He threshes you to make you naked.
He sifts you to free you from your husks.
He grinds you to whiteness.
He kneads you until you are pliant;
And then he assigns you to his sacred fire, that you may become sacred bread for God’s sacred feast.
 
 
All these things shall love do unto you that you may know the secrets of your heart, and in that knowledge become a fragment of Life’s heart.
 
 
But if in your fear you would seek only love’s peace and love’s pleasure,
 
Then it is better for you that you cover your na­kedness and pass out of love’s threshing-floor,
 
Into the seasonless world where you shall laugh, but not all of your laughter, and weep, but not all of your tears.
 
 
• • •
 
 
Love gives naught but itself and takes naught but from itself.
 
Love possesses not nor would it be possessed;
 
For love is sufficient unto love.
 
 
When you love you should not say, “God is in my heart,” but rather, “I am in the heart of God.”
 
And think not you can direct the course of love, for love, if it finds you worthy, directs your course.
 
 
Love has no other desire but to fulfil itself.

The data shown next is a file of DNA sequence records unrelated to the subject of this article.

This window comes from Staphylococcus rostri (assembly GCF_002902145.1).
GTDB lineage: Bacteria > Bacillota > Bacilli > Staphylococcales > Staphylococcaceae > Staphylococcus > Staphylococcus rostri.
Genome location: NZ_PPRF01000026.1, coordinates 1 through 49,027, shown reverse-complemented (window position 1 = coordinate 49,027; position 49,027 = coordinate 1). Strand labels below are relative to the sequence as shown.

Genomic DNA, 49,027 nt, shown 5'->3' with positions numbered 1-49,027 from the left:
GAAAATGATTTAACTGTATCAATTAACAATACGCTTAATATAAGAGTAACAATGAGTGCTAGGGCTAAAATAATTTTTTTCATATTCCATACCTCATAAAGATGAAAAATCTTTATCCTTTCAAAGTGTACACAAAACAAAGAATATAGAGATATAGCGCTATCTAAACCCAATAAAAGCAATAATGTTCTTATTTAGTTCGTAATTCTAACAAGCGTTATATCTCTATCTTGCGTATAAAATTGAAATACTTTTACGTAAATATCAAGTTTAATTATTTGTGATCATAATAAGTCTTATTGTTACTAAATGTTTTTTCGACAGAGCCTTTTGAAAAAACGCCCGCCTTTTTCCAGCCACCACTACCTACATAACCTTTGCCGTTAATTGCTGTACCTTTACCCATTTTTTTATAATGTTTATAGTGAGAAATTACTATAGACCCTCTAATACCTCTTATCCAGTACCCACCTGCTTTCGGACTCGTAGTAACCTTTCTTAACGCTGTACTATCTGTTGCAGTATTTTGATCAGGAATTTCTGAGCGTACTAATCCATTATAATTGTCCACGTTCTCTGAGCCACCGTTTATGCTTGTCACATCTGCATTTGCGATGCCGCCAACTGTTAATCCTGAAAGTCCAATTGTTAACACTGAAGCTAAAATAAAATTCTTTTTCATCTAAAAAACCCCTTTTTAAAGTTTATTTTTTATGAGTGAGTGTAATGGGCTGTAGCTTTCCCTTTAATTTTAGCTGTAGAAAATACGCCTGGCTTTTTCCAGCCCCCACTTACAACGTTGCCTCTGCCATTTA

But if you love and must needs have desires, let these be your desires:
To melt and be like a running brook that sings its melody to the night.
To know the pain of too much tenderness.
To be wounded by your own understanding of love;
And to bleed willingly and joyfully.
To wake at dawn with a winged heart and give thanks for another day of loving;
To rest at the noon hour and meditate love’s ec­stasy;
To return home at eventide with gratitude;
And then to sleep with a prayer for the beloved in your heart and a song of praise upon your lips.

Praise

"Cadenced and vibrant with feeling, the words of Kahlil Gibran bring to one's ears the majestic rhythm of Ecclesiastes... If there is a man or woman who can read this book without a quiet acceptance of a great man's philosophy and a singing in the heart as of music born within, that man or woman is indeed dead to life and truth." --Chicago Post